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The Lib Dem penalty for a ‘breach of contract’ on the Lords

6 August 2012

3:58 PM

6 August 2012

3:58 PM

In his statement to the press this afternoon in which he confirmed that the Liberal Democrats were throwing the towel in over reform of the House of Lords, Nick Clegg tried to paint his party as the ‘mature one’. He said the coalition agreement was ‘a contract that keeps the coalition parties working together in the national interest’, and added:

‘My party has held to that contract even when it meant voting for things that we found difficult. The Liberal Democrats are proving themselves to be a mature and competent party of government and I am proud that we have met our obligations.’

Later he pointed out that it was not his party that had caused the Lords reforms, and therefore the boundary reforms too, to fail. The images in Clegg’s statement focused less on the idea of the coalition as a marriage that the media is so fond of and more on cold, hard business deals, and the consequences of breaking contractual agreements. ‘When part of a contract is broken,’ he said, ‘It is normal to amend that contract in order then to move on.’


The Deputy Prime Minister had been discussing whether the Conservatives could muster the numbers necessary for the programme motion on Lords reform to go through for weeks, his aides said. As a compromise, he had offered a referendum on Lords reform that would take place on election day in 2015, and both the reforms to the upper chamber and those to the boundaries being deferred to 2020. Clegg had known for a few days last week before the story made its way into the papers that this would not work. Today he spoke to David Cameron on the phone to confirm the warnings of the past few months: that the Liberal Democrats will be opposing the boundary reforms.

How is this going to work? ‘In a sense, this is a new moment,’ said Mr Clegg. He explained that the Conservatives were keen to push the reforms to a vote, but that the Liberal Democrats wanted to table an amendment which would see the changes to constituencies delayed until after the 2015 election. If that amendment is not accepted, ministers from the Liberal Democrat benches will vote against the reforms, but the line from the party is that they will not be sacked because this is over a breach of contract from the Conservative party. Then the coalition will miraculously move on, seemingly with no hard feelings. They are also trying to push that the coalition is an extraordinary set of circumstances in itself.

It is still difficult to imagine either side of the coalition managing to continue to behave in the ‘mature’ manner that Clegg sketched out this afternoon when it comes to other areas of dissent. David Cameron might struggle to sack a Conservative minister who pushed a non-coalition agenda, while Lib Dem frontbenchers would come under pressure from backbenchers and party members to rebel again on other issues of equal importance.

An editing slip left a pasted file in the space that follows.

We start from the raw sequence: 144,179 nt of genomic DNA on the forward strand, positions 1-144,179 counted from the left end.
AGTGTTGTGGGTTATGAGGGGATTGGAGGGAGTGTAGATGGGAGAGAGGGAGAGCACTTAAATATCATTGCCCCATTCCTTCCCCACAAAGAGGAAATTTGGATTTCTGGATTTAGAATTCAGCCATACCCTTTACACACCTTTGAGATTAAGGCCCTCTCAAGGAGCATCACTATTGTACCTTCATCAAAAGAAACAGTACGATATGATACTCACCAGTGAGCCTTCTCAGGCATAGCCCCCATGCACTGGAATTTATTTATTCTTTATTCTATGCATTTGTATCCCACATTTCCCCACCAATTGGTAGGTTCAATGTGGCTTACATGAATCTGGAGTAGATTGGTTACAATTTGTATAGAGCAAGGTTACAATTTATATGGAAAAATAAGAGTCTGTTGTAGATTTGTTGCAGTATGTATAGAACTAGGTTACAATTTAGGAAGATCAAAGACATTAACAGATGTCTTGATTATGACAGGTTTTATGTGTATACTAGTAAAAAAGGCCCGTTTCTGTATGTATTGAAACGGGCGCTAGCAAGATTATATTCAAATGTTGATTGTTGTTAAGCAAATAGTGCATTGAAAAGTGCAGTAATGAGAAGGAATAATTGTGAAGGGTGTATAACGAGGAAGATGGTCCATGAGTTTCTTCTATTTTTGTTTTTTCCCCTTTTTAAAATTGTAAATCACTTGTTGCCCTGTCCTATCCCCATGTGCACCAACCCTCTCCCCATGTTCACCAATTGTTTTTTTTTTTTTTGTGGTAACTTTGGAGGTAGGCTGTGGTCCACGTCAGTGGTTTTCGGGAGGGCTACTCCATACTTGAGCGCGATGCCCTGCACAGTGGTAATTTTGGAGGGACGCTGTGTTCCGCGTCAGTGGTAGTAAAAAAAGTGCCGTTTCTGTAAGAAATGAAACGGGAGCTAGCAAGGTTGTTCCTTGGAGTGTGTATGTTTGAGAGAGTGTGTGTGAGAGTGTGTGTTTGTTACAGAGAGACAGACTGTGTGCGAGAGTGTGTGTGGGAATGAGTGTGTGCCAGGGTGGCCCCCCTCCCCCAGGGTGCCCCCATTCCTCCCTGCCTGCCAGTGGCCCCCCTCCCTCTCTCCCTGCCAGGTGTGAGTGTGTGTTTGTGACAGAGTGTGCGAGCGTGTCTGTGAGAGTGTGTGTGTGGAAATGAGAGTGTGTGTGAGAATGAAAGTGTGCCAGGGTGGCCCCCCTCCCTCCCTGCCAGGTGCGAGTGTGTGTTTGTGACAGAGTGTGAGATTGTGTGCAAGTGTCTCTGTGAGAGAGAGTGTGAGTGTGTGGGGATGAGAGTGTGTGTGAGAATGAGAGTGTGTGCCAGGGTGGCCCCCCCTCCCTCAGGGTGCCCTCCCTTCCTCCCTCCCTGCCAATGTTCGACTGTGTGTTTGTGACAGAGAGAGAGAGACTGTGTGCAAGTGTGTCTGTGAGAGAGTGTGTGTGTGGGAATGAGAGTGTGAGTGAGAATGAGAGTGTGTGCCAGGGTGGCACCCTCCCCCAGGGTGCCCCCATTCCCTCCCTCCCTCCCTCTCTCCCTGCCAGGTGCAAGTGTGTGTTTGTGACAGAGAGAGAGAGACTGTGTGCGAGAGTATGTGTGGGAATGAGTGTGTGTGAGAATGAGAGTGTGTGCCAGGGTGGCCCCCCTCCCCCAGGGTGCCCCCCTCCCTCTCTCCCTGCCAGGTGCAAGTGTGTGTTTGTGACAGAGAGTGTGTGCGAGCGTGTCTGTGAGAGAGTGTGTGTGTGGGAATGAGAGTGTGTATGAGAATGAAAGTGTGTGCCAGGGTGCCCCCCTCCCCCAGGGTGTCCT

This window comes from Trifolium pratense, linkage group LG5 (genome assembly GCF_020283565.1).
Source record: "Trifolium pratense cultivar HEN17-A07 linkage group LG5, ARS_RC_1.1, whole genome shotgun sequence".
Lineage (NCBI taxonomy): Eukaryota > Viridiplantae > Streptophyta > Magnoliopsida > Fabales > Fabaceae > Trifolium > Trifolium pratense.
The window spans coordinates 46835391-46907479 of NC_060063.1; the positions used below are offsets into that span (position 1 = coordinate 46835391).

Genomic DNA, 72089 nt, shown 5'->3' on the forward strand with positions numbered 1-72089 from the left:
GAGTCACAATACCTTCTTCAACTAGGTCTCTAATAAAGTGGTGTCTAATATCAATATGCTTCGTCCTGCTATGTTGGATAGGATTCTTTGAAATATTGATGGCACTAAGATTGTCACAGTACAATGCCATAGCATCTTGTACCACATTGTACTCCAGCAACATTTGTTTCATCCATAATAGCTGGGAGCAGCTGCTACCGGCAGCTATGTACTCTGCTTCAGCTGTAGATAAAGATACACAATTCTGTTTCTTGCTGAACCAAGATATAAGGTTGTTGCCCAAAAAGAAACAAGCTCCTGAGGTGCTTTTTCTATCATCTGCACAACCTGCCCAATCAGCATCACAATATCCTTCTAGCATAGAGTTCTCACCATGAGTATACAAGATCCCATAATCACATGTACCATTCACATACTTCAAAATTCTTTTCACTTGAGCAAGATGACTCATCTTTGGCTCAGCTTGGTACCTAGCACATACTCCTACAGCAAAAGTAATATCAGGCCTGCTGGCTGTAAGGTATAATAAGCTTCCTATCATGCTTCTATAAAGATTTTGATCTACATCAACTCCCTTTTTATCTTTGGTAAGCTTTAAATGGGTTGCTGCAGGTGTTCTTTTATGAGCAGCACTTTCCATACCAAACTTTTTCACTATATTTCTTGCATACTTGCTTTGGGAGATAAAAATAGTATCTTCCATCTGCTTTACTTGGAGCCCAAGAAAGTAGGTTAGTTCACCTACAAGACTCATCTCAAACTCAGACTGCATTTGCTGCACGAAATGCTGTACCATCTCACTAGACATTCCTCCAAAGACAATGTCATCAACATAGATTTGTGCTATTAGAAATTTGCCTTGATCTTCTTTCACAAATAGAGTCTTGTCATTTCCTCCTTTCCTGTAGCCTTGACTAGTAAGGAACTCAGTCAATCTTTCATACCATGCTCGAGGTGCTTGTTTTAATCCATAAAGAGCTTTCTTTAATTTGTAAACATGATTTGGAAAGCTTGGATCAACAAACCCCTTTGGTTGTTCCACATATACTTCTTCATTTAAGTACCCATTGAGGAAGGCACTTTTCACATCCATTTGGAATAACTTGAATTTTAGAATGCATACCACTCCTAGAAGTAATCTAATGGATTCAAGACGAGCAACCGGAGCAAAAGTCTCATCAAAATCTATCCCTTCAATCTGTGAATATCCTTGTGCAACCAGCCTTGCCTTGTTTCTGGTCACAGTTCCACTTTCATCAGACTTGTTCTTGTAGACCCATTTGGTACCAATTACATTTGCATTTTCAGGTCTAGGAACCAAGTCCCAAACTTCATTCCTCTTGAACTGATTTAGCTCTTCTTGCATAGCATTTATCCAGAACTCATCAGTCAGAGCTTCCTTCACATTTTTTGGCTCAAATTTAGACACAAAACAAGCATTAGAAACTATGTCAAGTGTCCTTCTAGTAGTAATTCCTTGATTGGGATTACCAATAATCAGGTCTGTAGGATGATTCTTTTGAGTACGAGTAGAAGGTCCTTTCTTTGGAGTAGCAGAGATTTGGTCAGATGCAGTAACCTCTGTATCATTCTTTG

Clegg is hoping to go to his party conference with some other legislative victory to prove that the Liberal Democrats are still delivering in government. He suggested that this could be going further than the Vickers proposals on banking reform, or on reforming social care or increasing employment opportunities for young people. These would fill the legislative void left by the behemoth Lords Reform Bill. Expect more details on the Liberal Democrat positions on these areas in the weeks running up the autumn conference season.

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Show comments
  • jsfl

    The answer is simple. Force the Libdems out in the open showing them for the nasty malignancy that they really are by proposing populist actions on say immigration or Energy/ Fuel or Europe or the Human Rights Act and let the kiddiewinks in the Illiberal Undemocratic party skweem their spoilt little heads off and withdraw from the Coalition if they dare.

    Its time Cameron made the the spoilt brats of Yellow Party suffer for their tantrums!

  • ButcombeMan

    Clegg is an interesting character study.

    Surely this statement today and the deceit it involves, stem from his own weakness, he is fighting for his political career. The LibDem knives are out for him. Clegg is a weak individual, utterly devoid of leadership skills. All the slick salesmanship has gone, his hollowness visible to all.

    We all understand he is time-serving until he can get a Euro non-job.

    I will bet he has a handshake like a wet fish and his wife bosses him about.

    Pathetic. He disgusts me.

  • David Ossitt

    “My party has held to that contract even when it meant voting for things that we found difficult.”

    Lying cur.

  • pauldanon